Communication, Management

Guidelines for a Productive Meeting

Meeting in the Office

Hmm, not something you hear that often sadly! Meetings; are they single-handedly responsible for reducing productivity or a valuable investment in your business? Probably, meetings are both; sometimes they can be the biggest investment you can make and at other times you may have been better giving everyone an extra hour for lunch. If they lunch together that can actually be a very productive way of ditching the meeting. Here are a few other tricks to make those meetings a lot more productive.

Don't Hold Them

Or, not so many. Technology makes a big difference here. Conference calls can save many wasted hours, hotel bills and general frustration. If meetings can be held effectively in a virtual environment then pick that environment. Would an email, circulated to all the right people, actually avoid the need for the meeting? In many cases the answer is yes. Do you have to have the meeting today? If you can combine a number of issues for one big meeting you might find that the time is better spent.

Write an Agenda

You do this already, obviously? If not then learn to and learn to do it well in advance. Don't forget to circulate the agenda and ask for input on it. Clarity of purpose in meetings really can save a lot of time. A list of agenda points helps to keep things moving; it's very easy for a meeting to get stuck on one point, without a clear agenda it may well stick there right till the bitter end and you'll need to schedule in more time wasting, sorry another meeting, to catch up.

Yes, I'm More Than Happy to go Over That Again…For the Fifth Time!

If somebody hasn't turned up for the meeting for whatever reason-their problem, in all of the above: if they miss something important, also their problem. Don't wait for people to arrive when you've clearly stated the time that the meeting is due to start. A raised eyebrow will be enough of a greeting when they do arrive, no need to go over old ground for one person, they can catch up on their own time.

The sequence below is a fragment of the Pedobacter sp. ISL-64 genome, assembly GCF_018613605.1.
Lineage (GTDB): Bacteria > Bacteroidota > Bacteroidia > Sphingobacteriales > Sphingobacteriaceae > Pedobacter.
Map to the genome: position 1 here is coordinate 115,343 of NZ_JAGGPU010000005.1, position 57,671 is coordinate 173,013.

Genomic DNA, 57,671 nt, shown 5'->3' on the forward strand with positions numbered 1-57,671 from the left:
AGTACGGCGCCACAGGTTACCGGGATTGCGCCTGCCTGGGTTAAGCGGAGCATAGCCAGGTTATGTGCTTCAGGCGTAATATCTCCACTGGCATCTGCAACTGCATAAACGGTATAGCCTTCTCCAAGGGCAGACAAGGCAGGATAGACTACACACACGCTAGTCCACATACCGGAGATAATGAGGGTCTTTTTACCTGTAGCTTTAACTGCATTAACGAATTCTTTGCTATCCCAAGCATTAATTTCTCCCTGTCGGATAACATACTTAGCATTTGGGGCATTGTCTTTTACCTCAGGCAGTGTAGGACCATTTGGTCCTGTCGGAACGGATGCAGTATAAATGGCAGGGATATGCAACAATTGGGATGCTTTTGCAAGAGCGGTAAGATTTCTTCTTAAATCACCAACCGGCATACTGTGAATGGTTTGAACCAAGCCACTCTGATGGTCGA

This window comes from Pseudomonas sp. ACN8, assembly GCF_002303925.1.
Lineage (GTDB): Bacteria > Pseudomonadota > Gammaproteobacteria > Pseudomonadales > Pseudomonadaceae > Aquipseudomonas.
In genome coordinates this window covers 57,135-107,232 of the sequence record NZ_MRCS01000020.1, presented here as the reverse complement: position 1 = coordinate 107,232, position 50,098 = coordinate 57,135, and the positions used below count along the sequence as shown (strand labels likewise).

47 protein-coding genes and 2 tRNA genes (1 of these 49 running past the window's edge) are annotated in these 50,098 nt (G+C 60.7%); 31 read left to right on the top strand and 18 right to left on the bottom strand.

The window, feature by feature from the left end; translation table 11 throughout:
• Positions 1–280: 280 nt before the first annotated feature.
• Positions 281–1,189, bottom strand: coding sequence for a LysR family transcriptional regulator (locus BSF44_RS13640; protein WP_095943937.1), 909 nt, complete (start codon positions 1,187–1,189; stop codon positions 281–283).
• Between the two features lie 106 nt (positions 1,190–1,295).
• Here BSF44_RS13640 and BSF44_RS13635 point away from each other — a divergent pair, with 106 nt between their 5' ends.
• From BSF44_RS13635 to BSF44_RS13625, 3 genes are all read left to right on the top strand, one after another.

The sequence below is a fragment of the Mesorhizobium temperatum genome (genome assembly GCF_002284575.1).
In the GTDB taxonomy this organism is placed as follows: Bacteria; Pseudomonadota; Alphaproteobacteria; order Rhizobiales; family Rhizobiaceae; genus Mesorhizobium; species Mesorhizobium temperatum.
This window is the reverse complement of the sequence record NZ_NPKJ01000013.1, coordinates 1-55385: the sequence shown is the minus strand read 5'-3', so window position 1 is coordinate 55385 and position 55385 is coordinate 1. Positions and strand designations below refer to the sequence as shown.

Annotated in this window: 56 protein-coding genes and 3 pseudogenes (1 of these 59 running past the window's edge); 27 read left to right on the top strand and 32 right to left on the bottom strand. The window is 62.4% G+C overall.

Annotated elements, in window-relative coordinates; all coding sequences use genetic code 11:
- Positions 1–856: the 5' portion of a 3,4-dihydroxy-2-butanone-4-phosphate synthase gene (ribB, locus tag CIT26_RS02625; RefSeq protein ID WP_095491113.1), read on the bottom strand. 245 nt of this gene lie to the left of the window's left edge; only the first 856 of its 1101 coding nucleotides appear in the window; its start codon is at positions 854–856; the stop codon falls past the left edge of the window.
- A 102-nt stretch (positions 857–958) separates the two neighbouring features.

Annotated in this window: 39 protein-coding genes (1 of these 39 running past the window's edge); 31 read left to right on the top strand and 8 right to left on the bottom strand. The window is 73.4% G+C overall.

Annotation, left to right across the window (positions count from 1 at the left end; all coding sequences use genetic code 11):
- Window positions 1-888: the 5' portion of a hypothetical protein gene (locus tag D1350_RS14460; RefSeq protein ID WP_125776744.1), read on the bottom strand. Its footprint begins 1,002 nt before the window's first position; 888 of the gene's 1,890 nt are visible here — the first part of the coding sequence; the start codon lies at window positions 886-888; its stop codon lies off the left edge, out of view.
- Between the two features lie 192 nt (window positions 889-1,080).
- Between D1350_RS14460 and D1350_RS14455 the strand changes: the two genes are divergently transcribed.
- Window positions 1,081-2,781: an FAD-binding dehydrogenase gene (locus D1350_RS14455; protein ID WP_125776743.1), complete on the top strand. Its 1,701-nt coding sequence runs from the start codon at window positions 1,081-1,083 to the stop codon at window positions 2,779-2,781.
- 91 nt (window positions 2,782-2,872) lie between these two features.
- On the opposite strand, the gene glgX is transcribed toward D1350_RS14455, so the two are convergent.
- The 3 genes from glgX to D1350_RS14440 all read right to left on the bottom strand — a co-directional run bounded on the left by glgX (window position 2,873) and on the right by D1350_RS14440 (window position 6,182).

Timing is Everything

On the same principle as above show the same respect for other people's time as you expect them to show you; finish on time. Schedule the most important stuff for the beginning of the meeting; if you run out of time you should have covered the important points. Open ended, or interminable, meetings are the real culprits when it comes to wasted time and falls in productivity. Small business accounting software such as Intuit QuickBooks doesn't normally allow you to input values to prove how much this has cost you, but if it did, you'd get a shock.

Take a Minute, Literally

Note taking and minute production are very old features of meetings and probably explain the premise of cave paintings, despite what archaeologists may think. To get the most productivity out of the meeting itself minutes will act as a reminder to participants about what their own next steps were meant to be. It'll improve the chances of getting those steps actually made.

The Guest List

Get the right people at the right meetings. This sounds simple but it is often the reason that meetings end up being unproductive. People who don't need to be there will most likely spend more time updating their status on Facebook, while occasionally asking you to repeat yourself. They should be somewhere else, preferably earning their salary. Be sure that meetings are addressed to relevant people.

Powerless Points

Ugh; power points. They take up your time to develop and they're not that useful. Power points are ok at some meetings, usually of the training variety. Otherwise try to limit the amount of time spent on them before, during and after the meeting. Mostly a flipchart and a bit of freehand will do if you really can't get your message across in words alone.

Communication Tips

It's never a one way street, is it? If you've organised the meeting and set the topics, or at least gathered them, you'll probably have a fair bit to say. However, getting other perspectives is essential during meetings. Try to make sure that everyone has the opportunity to have some input. Some attendees are more comfortable than others, so keep an eye on who is and who isn't contributing and try to draw out opinions from the less forthcoming members.

To some extent meetings will always be unproductive but in well planned, well run and well-timed meetings big ideas can be born and big problems solved.

A post by pandavr (1 Posts)

pandavr is author at LeraBlog. The author's views are entirely his/her own and may not reflect the views and opinions of LeraBlog staff.
Business expert writes about finance, payroll software by Intuit and human resources. He is also interested in the start-up scene in Australia in places like Melbourne, Perth and Sydney.

Do you have any questions? Please ask.